Note: Faith-based Redress Redress Phase Two hearing will take place 15 -26 March 2021.
Witness evidence for the Faith-based Redress Phase One hearing can be accessed on the links below. We advise some of the content presented might be distressing.
This hearing focused on the redress processes of the Catholic Church, Anglican Church and the Salvation Army. The Royal Commission will investigate the adequacy of redress and what needs to be done to support people who have been abused or neglected in Faith-based institutions.
If you have experienced abuse in faith-based institutions such as a church or religious school between 1950-1999 or have information that may help the investigation please call us 0800 222 727 or email firstname.lastname@example.org
Your information will help us to build a picture of what happened to those who made allegations or complaints or took civil proceedings relating to having been abused in Faith-based care.
The hearing has now concluded.
The following information is subject to change.
There is likely to be delays with the publication of some transcripts due to legal considerations. We apologise for the incovenience.
Please note the names of some witnesses are anonymised during this hearing.
We advise some of the content presented might be distressing.
Opening submissions by Counsel Assisting the Royal Commission - Ms Anderson
Opening submissions on behalf of the Bishops and Congregational Leaders of the Catholic Church in Aotearoa New Zealand by Ms McKechnie
Submissions on behalf of Network for Survivors of Abuse in Faith-Based Institutions by Dr Murray Heasley and Liz Tonks.
Frances will give evidence about the sexual and emotional abuse she experienced in the early 1970s when she was a primary school student. The abuser was a Marist Brother who taught at the nearby Marist Brothers intermediate school in Ponsonby, Auckland. As a survivor of Pacific descent, Frances will address the cultural and other barriers she experienced in disclosing the abuse, and how the abuse has affected her. She will discuss the Catholic Church’s redress process, which has involved earlier communications with the Marist Brothers, and more recent contact with the Church’s National Office for Professional Standards and the Marist Brothers. She will present her views about how the Catholic Church might prevent abuse including recommendations from the Australian Royal Commission of Inquiry about reforming the Catholic Church’s canon law.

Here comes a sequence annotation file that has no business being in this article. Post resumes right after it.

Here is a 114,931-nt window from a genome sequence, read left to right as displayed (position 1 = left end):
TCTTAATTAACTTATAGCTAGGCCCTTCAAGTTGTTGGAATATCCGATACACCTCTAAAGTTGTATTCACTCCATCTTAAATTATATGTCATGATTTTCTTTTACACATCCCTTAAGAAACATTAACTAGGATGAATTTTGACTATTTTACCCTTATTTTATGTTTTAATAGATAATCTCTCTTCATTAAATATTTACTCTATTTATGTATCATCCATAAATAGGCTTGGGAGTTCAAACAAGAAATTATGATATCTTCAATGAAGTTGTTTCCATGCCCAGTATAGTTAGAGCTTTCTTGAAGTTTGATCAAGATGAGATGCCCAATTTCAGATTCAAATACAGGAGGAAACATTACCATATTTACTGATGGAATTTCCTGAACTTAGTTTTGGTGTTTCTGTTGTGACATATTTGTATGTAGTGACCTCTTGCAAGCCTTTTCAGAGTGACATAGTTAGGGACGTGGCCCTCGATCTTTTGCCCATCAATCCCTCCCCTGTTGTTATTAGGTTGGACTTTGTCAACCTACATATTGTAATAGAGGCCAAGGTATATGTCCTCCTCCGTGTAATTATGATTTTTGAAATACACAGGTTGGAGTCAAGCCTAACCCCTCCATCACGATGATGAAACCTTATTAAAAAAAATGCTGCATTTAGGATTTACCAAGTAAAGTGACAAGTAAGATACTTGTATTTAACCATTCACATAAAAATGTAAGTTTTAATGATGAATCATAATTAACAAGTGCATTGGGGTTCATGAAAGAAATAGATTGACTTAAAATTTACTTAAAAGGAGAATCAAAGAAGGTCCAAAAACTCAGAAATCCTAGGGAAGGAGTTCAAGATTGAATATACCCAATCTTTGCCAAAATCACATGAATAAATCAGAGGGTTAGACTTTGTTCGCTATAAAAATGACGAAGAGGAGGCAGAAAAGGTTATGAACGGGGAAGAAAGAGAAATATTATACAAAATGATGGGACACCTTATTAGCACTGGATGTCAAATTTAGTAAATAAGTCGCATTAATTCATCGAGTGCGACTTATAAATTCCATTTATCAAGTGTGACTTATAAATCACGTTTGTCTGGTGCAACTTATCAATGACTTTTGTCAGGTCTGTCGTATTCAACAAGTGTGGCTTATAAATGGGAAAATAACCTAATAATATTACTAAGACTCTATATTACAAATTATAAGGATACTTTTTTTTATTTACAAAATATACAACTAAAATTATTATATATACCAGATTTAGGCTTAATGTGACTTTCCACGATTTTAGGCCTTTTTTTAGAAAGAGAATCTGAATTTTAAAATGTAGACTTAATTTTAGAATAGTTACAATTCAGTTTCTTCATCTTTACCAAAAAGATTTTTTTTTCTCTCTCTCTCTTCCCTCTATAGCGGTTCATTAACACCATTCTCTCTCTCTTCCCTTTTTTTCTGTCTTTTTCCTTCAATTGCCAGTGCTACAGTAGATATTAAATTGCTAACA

Patrick’s evidence will be read by his daughter Tina, as Patrick passed away earlier this year. His evidence describes the abuse he suffered over four years at the Catholic secondary school, St Patrick’s in Silverstream. In a statement titled ‘Shame’, Patrick explains why it took him so long to share his story. His evidence describes the difficulties he faced when attempting to complain to the Police, and to the Catholic Order the Society of Mary.
Mr G’s evidence outlines the abuse he experienced at Marist Brothers’ School in Whanganui. In late 2019, Mr G made a complaint to the National Office for Professional Standards after seeing an Otago Daily Times article which named his abuser as a serial offender who had been the subject of multiple complaints to the Marist Brothers. Mr G’s complaint to the National Office for Professional Standards has not yet been resolved, but his desired outcomes are a written apology, an acknowledgement of the issue of abuse within the Catholic Church, and an ex-gratia payment.
Mr F will give evidence about the abuse he experienced in his first year at St Patrick’s College, Silverstream in 1953. The abuse, by the Rector, who was a member of the Catholic Society of Mary, led Mr F to abandon school at the age of 14. Mr F’s evidence will set out how he has engaged with the Church, not only to address the effects of the abuse on his life, but his concern that the Catholic Church is still not dealing effectively with the issue of sexual abuse. Mr F considers that children are still at risk of being abused in Church institutions. He will address the need for the Catholic Church to do more to prevent abuse and help survivors.